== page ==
When we live inside that space—getting super real about what entrepreneurship is, and giving people that sense of understanding and belonging—we serve them in a unique and valuable way.
What do you want to give to them in terms of content, either online or in the print magazine?
Usefulness. I know that nobody reads Entrepreneur—the magazine or the dot-com—just because they’re eager for some leisure reading. They’re looking to learn. They’re looking to build. They want stories and information that helps them. So my goal is to constantly be on the lookout for what people need.
How does Entrepreneur distinguish itself from its key competitors?
I think of us as the brand that reaches people on a human level. It’s right there in the name: Entrepreneur. People can say “I’m an entrepreneur”—which is not a sentence you can complete with any other business magazine title. We’re there to understand, to relate and to help. I see our competitive set looking at business from a higher level, focusing on specific industries or trends, covering business as if it’s a subject. I don’t think of it as a subject. I think of it as a life.
The magazine updated its cover design last year. What was behind that?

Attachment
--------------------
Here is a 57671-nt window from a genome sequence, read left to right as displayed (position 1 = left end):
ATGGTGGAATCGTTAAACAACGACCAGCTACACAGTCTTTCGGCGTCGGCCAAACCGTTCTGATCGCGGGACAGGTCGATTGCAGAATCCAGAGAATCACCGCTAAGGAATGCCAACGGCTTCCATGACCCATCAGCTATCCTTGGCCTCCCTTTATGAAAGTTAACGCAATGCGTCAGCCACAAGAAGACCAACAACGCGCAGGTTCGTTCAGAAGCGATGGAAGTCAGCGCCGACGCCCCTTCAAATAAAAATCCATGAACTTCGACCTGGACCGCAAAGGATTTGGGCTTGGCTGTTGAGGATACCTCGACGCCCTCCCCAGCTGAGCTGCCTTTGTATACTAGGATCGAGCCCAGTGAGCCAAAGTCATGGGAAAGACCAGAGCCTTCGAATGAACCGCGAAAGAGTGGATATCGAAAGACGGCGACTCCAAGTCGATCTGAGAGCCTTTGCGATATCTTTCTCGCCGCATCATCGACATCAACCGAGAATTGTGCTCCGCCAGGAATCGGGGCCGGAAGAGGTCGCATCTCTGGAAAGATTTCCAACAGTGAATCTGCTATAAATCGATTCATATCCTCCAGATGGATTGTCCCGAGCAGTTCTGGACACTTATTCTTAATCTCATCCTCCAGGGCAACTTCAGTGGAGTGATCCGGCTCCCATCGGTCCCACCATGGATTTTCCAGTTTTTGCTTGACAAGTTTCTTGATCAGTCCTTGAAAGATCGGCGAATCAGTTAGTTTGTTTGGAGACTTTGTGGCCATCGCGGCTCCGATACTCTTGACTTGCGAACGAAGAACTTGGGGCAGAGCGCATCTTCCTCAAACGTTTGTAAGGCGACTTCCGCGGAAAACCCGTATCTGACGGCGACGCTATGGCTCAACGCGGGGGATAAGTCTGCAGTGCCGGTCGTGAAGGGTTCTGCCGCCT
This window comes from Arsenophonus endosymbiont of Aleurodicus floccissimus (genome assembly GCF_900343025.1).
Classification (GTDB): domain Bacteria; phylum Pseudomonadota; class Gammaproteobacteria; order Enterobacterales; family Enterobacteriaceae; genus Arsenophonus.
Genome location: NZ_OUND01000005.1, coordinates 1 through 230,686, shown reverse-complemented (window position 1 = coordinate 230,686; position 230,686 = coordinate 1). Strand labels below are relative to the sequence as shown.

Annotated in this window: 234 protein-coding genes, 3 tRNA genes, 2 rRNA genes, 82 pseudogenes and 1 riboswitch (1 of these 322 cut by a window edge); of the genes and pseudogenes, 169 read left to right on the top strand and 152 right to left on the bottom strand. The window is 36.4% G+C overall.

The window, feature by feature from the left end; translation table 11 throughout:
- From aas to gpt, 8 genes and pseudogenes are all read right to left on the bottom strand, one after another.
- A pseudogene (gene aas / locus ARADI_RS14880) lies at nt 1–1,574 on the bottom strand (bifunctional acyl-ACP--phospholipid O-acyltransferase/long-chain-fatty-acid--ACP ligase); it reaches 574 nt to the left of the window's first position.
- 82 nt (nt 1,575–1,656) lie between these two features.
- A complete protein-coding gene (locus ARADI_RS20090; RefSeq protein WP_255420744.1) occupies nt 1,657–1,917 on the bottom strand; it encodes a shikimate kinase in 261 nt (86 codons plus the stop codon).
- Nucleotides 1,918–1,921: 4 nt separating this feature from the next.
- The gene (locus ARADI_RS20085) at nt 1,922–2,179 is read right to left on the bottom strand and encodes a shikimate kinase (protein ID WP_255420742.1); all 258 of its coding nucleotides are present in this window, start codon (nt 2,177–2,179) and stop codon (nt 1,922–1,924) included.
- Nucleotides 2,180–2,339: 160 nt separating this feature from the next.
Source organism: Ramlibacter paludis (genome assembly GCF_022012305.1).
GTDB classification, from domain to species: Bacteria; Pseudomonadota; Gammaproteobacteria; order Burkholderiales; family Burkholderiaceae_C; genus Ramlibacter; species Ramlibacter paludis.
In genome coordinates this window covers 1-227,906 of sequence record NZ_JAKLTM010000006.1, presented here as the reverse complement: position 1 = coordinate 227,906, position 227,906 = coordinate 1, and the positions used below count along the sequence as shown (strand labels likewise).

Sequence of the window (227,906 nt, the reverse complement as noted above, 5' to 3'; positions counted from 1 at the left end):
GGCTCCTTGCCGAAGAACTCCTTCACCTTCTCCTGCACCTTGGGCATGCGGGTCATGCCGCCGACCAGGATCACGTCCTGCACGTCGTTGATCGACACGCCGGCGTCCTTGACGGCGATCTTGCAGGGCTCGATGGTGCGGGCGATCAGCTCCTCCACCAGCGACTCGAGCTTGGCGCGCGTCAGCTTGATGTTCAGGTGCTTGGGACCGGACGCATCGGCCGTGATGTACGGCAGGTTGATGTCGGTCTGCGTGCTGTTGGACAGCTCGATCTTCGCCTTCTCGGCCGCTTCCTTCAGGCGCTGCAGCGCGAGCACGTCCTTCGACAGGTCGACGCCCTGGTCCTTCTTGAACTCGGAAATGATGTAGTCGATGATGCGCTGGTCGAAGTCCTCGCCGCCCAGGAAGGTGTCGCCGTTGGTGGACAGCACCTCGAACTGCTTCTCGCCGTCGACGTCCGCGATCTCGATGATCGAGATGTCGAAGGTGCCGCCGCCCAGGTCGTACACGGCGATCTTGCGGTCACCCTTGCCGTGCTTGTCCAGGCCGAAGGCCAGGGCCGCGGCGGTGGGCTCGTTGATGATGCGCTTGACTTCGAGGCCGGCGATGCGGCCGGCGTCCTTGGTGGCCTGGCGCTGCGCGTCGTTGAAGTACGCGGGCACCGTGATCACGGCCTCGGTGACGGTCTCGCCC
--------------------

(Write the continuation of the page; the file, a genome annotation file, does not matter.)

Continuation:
I wrote a column about it at the time, which has a lot more detail. But in short: Like any good entrepreneur, I want to always be asking myself why I’m doing the things I’m doing. Is it because that’s the way it’s always been done? If so, then surely there’s a better way. So one day I stepped back and started asking big questions about the cover—from how we were creating it to what its role was—and that led me to have a conversation with the marketing agency Huge, who proposed a big redesign.
The process was amazing, and the most startling part of it was when Huge told me this in a presentation: “You’re a magazine for and about entrepreneurs — the very people who seek out something new, different. They don’t want a regular business magazine because they don’t want to be regular business people. You have permission to be unlike any other magazine on the rack. Be an entrepreneur.” And I thought: Holy crap, they’re right.
What are the key issues in writing about entrepreneurs and start-up companies?
To me, the key issue is identifying the relatable moments. I don’t write about a company because it does something interesting. I write about a company because its founder made an interesting and perhaps counterintuitive decision that I think other entrepreneurs could learn from. Finding that is hard. Communicating it to the bazillion entrepreneurs and publicists I hear from is even harder.
How do your podcasts fit into Entrepreneur’s overall strategy?
We produce two in-house: “Problem Solvers,” which I host, and “How Success Happens,” which is a team effort. The strategy is simple. We want to be wherever our audience is, and serve them in whatever way is most valuable to them. And also, frankly, I just love podcasting and audio storytelling, and I get a lot of joy out of creating the show. Problem Solvers is weekly, and each episode is about how an entrepreneur solved an unexpected problem in their business.